Hiearchical Bayesian approach through Markov Chain Monte Carlo (MCMC) methods were used to estimate the parameters of the statistical models. Extensive model selection and model diagnosis procedures are used to select the final models and assess the goodness of fit for each model. Modeled estimates were compared to the available direct estimates. The ratio of the two is expected to converge to 1 as the sample size gets larger.

Ratio of the Direct Over the Modeled Estimates for the Current Smoking Prevalence Model-based vs Design-based Estimates for Current Smoking Prevalence Maryland 2010/11 Model-based Estimates for Percent of Population Currently Smoking Among Age 18+: TUS-CPS 10/11 Model-based Estimates for Percent of Population Ever Smoked

Among Age 18+: TUS-CPS 10/11 Model-based Estimates for Percent of Population Live in SmokeFree Home Among Age 18+: TUS-CPS 10/11 Model-based Estimates for Percent of Population Attempt Quit Smoking for 24+ Hours Among Age 18+: TUS-CPS 10/11 Model-based Estimates for Percent of Population Governed by a Smoke-free Workplace Policy* Among Age 18+: TUS-CPS 10/11 Individual Self-Reported

*Workplace has an official smoking policy: Smoking Not allowed in ANY public areas and work areas https://sae.cancer.gov/tus-cps/ Law Legislations Applications of the SAE estimates and maps

Other Applications of SAE at NCI Small Area Estimates for Cancer Risk Factors and Screening Behaviors by Combining multiple Surveys - Multiple years of state and county level estimates are produced for 7 variables - Utilize data from both the National Health Interview Survey and the Behavior Risk Factor Surveillance System Small area estimates using the NCI-sponsored Health Information national Trends Survey (HINTS)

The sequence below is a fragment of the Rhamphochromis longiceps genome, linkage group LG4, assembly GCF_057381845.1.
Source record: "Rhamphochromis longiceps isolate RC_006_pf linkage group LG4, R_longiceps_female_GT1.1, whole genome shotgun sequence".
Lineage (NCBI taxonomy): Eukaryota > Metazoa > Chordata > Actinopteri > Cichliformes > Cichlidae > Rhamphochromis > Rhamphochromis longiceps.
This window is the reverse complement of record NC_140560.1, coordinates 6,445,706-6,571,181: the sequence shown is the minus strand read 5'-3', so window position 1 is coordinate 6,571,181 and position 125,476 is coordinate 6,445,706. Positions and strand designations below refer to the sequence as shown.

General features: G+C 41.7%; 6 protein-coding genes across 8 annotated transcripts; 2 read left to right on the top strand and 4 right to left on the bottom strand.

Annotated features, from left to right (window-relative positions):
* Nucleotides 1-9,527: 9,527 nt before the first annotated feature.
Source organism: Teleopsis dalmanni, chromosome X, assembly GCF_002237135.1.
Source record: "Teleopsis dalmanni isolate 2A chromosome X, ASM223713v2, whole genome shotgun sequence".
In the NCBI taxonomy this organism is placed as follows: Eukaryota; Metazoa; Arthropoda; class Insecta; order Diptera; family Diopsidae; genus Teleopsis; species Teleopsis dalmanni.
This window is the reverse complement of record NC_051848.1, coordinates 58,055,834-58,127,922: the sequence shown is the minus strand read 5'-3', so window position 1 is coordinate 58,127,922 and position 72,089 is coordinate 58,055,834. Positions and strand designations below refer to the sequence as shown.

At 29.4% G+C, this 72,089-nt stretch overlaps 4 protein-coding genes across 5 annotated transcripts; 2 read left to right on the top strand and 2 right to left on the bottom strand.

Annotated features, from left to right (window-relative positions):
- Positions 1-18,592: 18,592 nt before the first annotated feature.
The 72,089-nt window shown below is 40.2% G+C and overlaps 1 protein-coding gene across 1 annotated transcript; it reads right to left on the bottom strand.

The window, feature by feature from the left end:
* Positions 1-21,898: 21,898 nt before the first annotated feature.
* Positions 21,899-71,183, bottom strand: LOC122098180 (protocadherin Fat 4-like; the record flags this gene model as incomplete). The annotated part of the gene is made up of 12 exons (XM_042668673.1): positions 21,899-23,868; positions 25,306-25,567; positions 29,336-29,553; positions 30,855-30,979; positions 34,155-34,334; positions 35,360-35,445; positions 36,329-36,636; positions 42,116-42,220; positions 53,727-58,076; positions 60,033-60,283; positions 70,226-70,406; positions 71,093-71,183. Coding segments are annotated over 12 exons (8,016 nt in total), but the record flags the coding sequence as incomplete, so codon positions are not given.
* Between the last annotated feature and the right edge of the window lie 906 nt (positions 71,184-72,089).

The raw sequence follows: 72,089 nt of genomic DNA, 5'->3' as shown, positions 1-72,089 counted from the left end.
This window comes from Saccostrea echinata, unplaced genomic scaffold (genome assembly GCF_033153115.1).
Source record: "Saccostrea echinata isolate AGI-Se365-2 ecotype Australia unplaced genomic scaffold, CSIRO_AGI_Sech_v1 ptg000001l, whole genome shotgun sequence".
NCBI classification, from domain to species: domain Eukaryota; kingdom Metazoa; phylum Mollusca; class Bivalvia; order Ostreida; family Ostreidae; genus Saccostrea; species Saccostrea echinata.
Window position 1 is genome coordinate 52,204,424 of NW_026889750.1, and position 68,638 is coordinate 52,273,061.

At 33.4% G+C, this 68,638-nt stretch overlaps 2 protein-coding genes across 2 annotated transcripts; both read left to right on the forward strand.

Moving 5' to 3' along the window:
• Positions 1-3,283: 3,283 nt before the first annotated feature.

State level estimates are produced for 15 cancer-related knowledge variables Spatio-temporal Models for Cancer Burden Mapping To estimate age-standardized mortality rates and incidence rates by US county from a number of cancers and map the estimates to identify patterns and outliers The SAE website

24 The State Cancer Profiles Website 25 Summary and Discussion More details and results are available at https://sae.cancer.gov/tus-cps/. County level estimates of current and ever smoking

prevalence derived from this project are available upon request. Similar estimates were derived from the combining NHIS/BRFSS project and released at https://sae.cancer.gov/nhis-brfss/. Model-based SAE techniques represent a promising means of generating estimates where there is small (or zero) state or county sample. The SAE results provide a useful resource for the cancer surveillance, evaluation, and research communities. We are currently working on the TUS-CPS SAE estimates

for the 2014/2015 data cycle. Future works include model improvements and estimates for county by Race/ethnicity groups Any Questions? Thank you! Contact info: Benmei Liu [email protected]